Future of U.S. Rail

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Future of U.S. Rail

Postby SRich » Thu Mar 03, 2016 4:13 pm

The U.S. is an nice country, but is far way behind with rail in compare of the rest of the world(some small country's not included). Freight Rail own many miles of track in low speed quality. Almost everything is diesel powered.
If we compare it to other railroads, where the infrastructure is owned by the government. So why not improve the U.S. railways.

It may be different then aspected but lets discus it:

A few change can improve the railways of the U.S.:

Bring ALL the railroads under (state or) federal control and ownership.
Then create an infrastructuur company who controls the nations train movement and maintenance of it's tracks.
Improve every railway to an minimal speed of 79 m/h.
One signal system (Perhaps CCS) with PTC installed.
Start with Electrifying the bussiest corridors with 25 kV~, and make plans to electrifying the complete nation, but make it possible that double/tripple stack can run under overhead wires.

Raise the fuel tax on everything so it would be cheap to run electric.
The users of the track pay's compensation so the infra company can keep the tracks and system in a state of good repair

Just wondering how you think about this ???? :-D
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Re: Future of U.S. Rail

Postby electricron » Thu Mar 03, 2016 4:49 pm

I believe government should never replace private enterprise as long as private enterprise is providing a successful service. The freight railroads are providing a freight service, and a few are willing to provide a passenger service. There's no need to completely reinvent railroads in the USA today.
Let's look at one example where a State (in this case Maine) is subsidizing a passenger intercity rail service (Downeaster). There are privately ran bus services competing very successfully. What would happen if this train was cut? Would there be gridlock between Maine and Boston? I'm willing to suggest that everywhere in the USA where Amtrak runs one or less trains per day that private enterprise (buses or planes) could replace the train service Amtrak provides.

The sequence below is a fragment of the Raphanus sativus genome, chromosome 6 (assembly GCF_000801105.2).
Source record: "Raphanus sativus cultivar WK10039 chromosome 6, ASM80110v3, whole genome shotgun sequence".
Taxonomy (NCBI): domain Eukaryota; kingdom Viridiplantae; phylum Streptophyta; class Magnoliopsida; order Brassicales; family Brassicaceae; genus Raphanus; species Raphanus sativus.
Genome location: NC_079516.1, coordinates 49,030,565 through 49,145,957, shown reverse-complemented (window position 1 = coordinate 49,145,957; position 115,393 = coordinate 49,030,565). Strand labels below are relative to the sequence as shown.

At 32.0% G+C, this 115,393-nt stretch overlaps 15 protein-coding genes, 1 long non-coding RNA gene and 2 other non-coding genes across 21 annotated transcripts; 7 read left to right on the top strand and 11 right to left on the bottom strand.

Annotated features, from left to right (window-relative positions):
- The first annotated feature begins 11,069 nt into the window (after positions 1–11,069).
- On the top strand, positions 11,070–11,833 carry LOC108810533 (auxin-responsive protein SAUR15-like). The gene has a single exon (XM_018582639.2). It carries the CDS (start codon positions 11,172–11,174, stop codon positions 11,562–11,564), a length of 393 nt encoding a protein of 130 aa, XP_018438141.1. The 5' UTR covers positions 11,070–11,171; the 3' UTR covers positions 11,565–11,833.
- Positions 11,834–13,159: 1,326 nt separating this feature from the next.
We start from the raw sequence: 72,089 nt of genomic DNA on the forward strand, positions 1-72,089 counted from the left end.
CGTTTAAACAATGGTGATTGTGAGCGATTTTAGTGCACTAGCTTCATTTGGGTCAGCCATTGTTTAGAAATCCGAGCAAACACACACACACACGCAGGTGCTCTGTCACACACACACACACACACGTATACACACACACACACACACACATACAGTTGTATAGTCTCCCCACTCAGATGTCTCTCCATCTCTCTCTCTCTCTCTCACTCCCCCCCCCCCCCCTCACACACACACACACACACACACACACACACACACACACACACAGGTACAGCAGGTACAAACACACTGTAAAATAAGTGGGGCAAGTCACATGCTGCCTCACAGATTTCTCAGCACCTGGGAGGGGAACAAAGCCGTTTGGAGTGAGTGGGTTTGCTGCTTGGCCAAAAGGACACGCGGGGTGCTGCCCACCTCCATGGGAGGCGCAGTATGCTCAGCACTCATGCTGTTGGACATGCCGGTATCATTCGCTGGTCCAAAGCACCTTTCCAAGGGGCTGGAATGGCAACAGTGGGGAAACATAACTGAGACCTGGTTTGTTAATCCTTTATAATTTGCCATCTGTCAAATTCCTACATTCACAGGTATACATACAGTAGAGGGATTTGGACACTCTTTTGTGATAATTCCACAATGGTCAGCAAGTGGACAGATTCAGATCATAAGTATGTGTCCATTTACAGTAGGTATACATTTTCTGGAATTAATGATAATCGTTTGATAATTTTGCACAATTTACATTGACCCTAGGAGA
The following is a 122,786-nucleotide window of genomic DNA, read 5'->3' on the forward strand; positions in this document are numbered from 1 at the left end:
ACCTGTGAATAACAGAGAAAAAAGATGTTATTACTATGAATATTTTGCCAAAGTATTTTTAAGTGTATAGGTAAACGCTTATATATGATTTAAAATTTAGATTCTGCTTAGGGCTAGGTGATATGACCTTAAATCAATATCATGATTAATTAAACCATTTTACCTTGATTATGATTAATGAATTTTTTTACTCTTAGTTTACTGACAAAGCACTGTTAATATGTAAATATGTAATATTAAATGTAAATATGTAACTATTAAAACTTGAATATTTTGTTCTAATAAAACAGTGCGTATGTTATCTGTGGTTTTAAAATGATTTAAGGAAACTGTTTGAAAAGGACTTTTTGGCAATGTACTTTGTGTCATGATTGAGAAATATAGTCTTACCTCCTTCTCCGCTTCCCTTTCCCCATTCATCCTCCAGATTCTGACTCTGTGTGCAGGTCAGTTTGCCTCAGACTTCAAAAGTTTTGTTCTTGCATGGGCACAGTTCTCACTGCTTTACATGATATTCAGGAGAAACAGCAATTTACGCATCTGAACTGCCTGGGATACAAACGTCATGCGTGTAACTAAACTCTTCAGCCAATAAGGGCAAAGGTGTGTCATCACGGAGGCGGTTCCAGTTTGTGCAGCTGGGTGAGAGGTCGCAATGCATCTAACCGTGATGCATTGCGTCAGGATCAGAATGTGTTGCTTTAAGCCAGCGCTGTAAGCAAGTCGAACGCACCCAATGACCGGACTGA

I'm not suggesting I would prefer bus or plane service instead of trains, but I am suggesting the low frequency train services wouldn't be missed that much. Did Las Vegas tourism fall even a little when Amtrak stopped running to it?

More government should not be the answer to every problem. Sometimes getting government out of the way of private enterprise is the better answer.
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Re: Future of U.S. Rail

Postby NorthWest » Thu Mar 03, 2016 6:10 pm

Define 'behind'.
The American rail system works extremely well for the purposes that it is designed for. This is different than in other countries.
Passenger rail is most competitive in corridors that are shorter than about 500 miles. Freight rail is most competitive when shipments are traveling over 500 miles. Because of the US's lesser population density, there are far more corridors over 500 miles than under it. Thus the rail system operates primarily freight trains.

Unlike in Japan, Europe, China and other nations where electrification is common there is not enough train density on most US rail routes to justify electrification. The US doesn't have the capacity problems that other nations have. It simply isn't economical.

Government-owned infrastructure would probably be a disaster. Canada (CN) and Mexico (NdeM) had national railroads and privatized them. An imperfect example is Australia (almost all diesel) which has had under investment as a result of an open access model. Nobody wants to pay for improvements that another operator will get a free ride on, and their ARTC doesn't have enough upgrade funding. So, problems don't get solved. I think the US would be similar.
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Re: Future of U.S. Rail

Postby Greg Moore » Thu Mar 03, 2016 10:42 pm

What do I think? I think it's nuts. The US freight system is top in the world. And trying to maintain it at 79mph for the weight of the cars would be so costly as to be prohibitive. Coal trains don't necessarily need to move faster as long as they're moving constantly.

There's a few areas where electrification may be indicated, but the cost of maintaining 1000s of miles of catenary for the level of traffic you'd see, just isn't worth it.

There's room for improvement in the US rail industry, but this ain't it.
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Re: Future of U.S. Rail

Postby mtuandrew » Sat Mar 05, 2016 2:21 pm

Moderator's Note: Tread carefully - but thanks for respectful posts (including that of the OP) so far.
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Re: Future of U.S. Rail

Postby mtuandrew » Sat Mar 05, 2016 2:54 pm

As an individual member: